1854 KPM Porcelain Collection
This is part of a China set that my great-great- grandfather received from the King of Prussia. And this was in 1854, because the day before, the queen's carriage had either gotten in the hands of revolutionaries or had just gotten away, and he was there at the time and got on and stopped the carriage. And these pieces are the thank-you from the King of Prussia. The next day, they showed up on his doorstep with the letter here, and they were in a wooden box which we still have today, too, as well. So we have the translation, too, of what the letter said.
Let me read the translation that you've got for it. It says, "I have, from the high magistrate of the queen's command, the honor to bestow upon you great regard and acknowledgement of the valiant efforts given." And then the letter there has the red wax seal of the king. The porcelain is actually made in Berlin, and it's made by the Royal Berlin Porcelain factory. And let's look at the mark on the bottom. We've got a blue scepter mark there, which is the mark of that maker, which is underglazed blue, and then there's a round mark with an eagle in it, and then next to that is an orb with a cross on it, and beneath that, it says "KPM." So American collectors usually refer to this type of porcelain as KPM porcelain. And it's comparable in quality to Meissen, which is even more famous than KPM porcelain, but the quality is equally as good. Now, one thing about this set that's interesting is the interiors of the cups and the bowl next to you are painted with gold. And that's an indication of it was some of the very highest quality, most expensive porcelain made by them during that time period. Now, just the pieces themself, the teapot itself would definitely sell for over $1,000. The two pieces nearer to you would be a little less than that, and the cup and saucer would probably be at least $500 or so. So without the provenance, these pieces here would sell for between $3,000 and $5,000. However, I do believe that the provenance adds to the value. If this were being sold…and if the set would need to stay together. So the pieces here, I believe, would actually sell for between $4,000 and $6,000 or more, with the letter and all the provenance that you have.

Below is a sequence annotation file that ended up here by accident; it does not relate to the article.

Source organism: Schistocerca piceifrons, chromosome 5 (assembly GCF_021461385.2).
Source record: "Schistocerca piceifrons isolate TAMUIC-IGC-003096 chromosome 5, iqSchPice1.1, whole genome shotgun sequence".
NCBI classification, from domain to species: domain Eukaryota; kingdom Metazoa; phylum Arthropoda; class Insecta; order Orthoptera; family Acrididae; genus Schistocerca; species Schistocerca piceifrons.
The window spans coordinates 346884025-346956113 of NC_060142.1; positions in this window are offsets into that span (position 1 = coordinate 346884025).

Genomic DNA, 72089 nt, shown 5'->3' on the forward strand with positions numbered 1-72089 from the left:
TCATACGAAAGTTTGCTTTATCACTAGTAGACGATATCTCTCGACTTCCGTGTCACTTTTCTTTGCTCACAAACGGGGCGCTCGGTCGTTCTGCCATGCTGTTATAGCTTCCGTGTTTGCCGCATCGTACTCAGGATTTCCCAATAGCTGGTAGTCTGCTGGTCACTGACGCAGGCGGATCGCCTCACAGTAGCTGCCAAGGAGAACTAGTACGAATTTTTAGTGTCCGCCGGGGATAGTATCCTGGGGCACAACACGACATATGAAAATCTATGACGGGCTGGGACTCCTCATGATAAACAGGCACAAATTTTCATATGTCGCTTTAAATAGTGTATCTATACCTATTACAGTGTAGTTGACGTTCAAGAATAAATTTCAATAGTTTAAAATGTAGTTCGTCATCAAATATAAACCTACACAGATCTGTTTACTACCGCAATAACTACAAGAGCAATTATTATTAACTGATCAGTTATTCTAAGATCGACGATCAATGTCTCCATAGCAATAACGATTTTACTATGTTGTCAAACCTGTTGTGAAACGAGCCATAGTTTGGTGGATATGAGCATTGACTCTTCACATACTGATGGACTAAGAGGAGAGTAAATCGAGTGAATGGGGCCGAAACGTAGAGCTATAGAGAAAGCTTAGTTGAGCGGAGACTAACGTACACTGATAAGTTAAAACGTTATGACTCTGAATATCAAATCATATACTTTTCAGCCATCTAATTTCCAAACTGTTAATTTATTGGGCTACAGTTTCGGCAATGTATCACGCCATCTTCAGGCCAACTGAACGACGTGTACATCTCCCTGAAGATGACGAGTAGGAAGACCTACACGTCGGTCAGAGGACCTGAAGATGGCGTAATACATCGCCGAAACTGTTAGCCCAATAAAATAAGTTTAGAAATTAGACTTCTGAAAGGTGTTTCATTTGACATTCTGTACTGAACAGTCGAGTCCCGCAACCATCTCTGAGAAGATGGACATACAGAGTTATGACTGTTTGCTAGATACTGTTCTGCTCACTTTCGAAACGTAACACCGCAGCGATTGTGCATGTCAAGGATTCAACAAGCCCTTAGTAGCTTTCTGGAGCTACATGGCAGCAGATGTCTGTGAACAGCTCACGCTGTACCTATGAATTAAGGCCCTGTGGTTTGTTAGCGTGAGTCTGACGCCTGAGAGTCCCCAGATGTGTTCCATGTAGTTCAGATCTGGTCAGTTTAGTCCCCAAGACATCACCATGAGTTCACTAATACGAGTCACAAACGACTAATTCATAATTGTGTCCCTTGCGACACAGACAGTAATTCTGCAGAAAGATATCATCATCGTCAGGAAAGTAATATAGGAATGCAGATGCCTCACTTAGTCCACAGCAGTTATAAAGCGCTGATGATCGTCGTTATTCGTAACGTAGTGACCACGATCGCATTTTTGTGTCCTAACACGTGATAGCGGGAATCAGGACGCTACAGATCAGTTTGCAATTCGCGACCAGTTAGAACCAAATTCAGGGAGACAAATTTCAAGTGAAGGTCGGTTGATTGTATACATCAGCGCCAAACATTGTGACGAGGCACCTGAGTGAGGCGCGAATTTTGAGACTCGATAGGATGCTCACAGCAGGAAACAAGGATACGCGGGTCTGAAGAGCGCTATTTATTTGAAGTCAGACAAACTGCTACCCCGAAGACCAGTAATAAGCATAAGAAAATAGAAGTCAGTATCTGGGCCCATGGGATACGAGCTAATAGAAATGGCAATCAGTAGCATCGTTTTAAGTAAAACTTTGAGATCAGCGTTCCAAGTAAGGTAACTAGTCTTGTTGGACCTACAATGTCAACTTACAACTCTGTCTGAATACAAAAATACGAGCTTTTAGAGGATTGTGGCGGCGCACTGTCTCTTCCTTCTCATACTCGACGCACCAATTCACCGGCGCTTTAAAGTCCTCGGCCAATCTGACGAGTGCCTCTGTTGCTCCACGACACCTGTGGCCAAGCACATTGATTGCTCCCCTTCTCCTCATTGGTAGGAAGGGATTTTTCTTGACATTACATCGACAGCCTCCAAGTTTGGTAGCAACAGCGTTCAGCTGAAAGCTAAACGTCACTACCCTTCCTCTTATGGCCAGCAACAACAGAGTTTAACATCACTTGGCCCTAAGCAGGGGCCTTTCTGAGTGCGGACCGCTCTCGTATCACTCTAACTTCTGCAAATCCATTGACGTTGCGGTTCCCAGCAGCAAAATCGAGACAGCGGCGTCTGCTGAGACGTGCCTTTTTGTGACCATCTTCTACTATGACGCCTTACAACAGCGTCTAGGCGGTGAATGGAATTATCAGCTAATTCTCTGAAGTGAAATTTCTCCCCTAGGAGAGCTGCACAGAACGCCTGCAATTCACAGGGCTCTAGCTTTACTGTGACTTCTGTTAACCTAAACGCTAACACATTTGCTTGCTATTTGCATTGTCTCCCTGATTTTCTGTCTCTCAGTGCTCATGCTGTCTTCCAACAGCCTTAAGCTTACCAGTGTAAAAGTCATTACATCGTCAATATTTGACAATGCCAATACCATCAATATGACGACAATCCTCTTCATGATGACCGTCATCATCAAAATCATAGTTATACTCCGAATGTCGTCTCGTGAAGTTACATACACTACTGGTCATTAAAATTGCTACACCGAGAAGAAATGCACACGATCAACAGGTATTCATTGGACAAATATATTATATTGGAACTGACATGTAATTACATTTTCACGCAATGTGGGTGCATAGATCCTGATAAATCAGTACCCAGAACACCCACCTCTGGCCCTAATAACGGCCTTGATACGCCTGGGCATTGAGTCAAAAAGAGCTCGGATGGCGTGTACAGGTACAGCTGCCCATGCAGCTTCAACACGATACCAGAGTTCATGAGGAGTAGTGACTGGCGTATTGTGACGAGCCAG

I see. What would the whole group be together? There was a platter it was all served on, and I think two more pots and another cup and saucer.
Exactly, so my belief is that a retail value for the entire service, assuming it's all in good condition, with the provenance, would be somewhere between $10,000 and $15,000.
Really a nice amount.
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